Columns

KERCHNER: The Heat Race

CONCORD, N.C. — Is anyone else tired of all the negative news in racing?

All are things that have nothing to do with going fast, passing cars, winning or losing.

The recent controversies in the IZOD IndyCar Series and the NASCAR Sprint Cup Series, the two most prominent North American racing series, make motorsports look as laughable as the major stick-and-ball stories.

We racing enthusiasts wanted equal coverage with football and baseball. Well, this week we’ve gotten it and for all the wrong reasons.

Those who read sports pages and websites and watch ESPN’s SportsCenter, have seen images of Texas A&M “bad boy” Johnny Manziel and noted baseball steroid user Alex Rodriguez replaced by long-winded b.s.-filled explanations of what happened — or didn’t happen — Saturday night at Richmond Int’l Raceway.

Clint Bowyer’s attempts on live editions of SportsCenter to explain away his inexplicable spin at Richmond were laughable. It was clear Bowyer didn’t even believe the manure he was spreading.

And two days later comes “partial” evidence that Penske Racing, which for years had one of the cleanest racing operations in the world, but has run afoul of the rules in both IndyCar and NASCAR this season, may have been involved in a separate act of “fixing” the outcome of the race and ultimately getting its driver, Joey Logano, into the Chase.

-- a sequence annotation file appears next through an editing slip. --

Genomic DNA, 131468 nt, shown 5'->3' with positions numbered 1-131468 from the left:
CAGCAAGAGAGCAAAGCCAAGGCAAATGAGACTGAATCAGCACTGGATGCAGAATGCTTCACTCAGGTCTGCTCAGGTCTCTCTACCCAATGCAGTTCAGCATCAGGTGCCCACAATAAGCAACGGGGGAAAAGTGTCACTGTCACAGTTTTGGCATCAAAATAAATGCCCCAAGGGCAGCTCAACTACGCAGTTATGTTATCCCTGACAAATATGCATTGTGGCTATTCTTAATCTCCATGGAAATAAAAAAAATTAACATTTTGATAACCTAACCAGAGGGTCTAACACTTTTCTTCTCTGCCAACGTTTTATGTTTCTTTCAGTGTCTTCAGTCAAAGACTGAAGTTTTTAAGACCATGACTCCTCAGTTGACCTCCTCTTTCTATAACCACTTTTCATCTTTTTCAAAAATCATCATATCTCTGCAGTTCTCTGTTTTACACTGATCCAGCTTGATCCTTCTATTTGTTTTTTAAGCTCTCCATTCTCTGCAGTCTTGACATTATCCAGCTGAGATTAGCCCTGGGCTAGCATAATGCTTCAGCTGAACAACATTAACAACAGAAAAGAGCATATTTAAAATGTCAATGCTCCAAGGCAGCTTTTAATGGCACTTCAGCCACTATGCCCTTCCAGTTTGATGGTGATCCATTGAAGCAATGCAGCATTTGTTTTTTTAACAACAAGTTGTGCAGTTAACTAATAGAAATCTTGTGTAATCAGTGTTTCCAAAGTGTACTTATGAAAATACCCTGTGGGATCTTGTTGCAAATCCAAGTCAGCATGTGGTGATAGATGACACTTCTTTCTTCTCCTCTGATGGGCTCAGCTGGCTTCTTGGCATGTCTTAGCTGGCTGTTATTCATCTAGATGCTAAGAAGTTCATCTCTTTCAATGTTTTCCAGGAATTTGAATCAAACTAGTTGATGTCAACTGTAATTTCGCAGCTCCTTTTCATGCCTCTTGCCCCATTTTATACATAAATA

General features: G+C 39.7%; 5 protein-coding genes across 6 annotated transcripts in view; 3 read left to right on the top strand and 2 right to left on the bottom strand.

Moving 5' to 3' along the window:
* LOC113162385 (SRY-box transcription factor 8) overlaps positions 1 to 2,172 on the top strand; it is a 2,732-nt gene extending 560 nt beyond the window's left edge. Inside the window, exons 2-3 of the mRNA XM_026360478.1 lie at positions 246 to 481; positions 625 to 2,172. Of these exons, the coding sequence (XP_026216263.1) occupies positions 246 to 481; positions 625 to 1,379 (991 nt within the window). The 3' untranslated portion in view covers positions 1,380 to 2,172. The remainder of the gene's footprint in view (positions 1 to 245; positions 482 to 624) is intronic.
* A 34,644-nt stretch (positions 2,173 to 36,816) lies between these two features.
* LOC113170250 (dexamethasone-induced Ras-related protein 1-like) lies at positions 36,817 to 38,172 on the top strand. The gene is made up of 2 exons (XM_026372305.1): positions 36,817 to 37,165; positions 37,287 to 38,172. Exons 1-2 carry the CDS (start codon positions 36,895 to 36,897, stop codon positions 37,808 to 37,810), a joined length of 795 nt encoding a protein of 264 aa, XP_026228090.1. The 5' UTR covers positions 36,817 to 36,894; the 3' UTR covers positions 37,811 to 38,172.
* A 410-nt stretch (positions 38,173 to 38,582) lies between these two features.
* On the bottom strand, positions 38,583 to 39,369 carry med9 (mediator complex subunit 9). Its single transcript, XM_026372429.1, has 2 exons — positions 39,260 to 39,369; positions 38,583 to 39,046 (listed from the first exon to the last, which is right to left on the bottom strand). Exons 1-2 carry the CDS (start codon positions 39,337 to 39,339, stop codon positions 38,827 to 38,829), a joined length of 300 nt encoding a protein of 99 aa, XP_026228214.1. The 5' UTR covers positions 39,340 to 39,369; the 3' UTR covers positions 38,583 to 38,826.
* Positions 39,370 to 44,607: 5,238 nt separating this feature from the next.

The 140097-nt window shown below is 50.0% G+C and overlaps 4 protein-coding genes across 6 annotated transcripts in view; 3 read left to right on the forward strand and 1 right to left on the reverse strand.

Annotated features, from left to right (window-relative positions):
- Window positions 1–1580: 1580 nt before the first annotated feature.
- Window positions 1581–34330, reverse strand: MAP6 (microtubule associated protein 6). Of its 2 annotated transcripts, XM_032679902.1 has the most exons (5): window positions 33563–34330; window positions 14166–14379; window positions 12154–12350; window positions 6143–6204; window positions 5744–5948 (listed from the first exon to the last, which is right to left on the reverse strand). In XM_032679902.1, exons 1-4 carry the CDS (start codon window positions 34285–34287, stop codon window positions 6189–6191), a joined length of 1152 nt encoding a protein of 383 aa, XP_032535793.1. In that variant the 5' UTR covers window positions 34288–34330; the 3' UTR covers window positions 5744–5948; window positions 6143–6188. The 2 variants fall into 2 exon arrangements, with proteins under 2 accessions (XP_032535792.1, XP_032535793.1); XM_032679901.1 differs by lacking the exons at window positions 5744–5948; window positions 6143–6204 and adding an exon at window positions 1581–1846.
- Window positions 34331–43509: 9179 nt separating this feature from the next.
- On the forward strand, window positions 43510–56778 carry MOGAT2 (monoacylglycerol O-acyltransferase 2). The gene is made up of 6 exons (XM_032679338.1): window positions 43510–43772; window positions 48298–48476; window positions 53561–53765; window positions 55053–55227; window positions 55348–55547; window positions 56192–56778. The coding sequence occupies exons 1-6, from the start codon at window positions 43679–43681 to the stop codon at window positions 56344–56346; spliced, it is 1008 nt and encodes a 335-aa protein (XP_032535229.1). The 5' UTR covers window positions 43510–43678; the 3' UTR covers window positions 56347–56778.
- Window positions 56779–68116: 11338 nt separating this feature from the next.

All of this is less than two weeks after IndyCar’s debacle in the streets of Baltimore, where officials took action against Scott Dixon for the second consecutive race in controversial fashion, ending his hopes of winning the series championship.

While the incidents involving Dixon had more to do with poor officiating from series officials than any type of cheating, it still left spectators and viewers wondering why they just didn’t tune into WrestleMania 749 instead.

The outcomes are just as hokey, but when the event is over, it’s over.

The great Chris Economaki used to tell us, “Any press is good press.”

In this case, we beg to differ. This kind of publicity only hurts motorsports. This is not a case of two guys throwing punches and fueling a rivalry between competitors. This is entirely about the integrity of the sport.

NAPA is already reconsidering its sponsorship of Michael Waltrip Racing after the NAPA team’s role in Saturday night’s doings. We won’t be surprised if other sponsors follow suit.

And we’re betting we’re not the only race fan who will be watching college football and the NFL while Chase races are taking place.

If you want racing, visit your local track on a Friday or Saturday night. That’s where racers race. Sponsors, politics and television racing rarely factor into the outcome.

 

 

Posted by on Sep 11 2013 Filed under Columns, Opinion. You can follow any responses to this entry through the RSS 2.0. Both comments and pings are currently closed.

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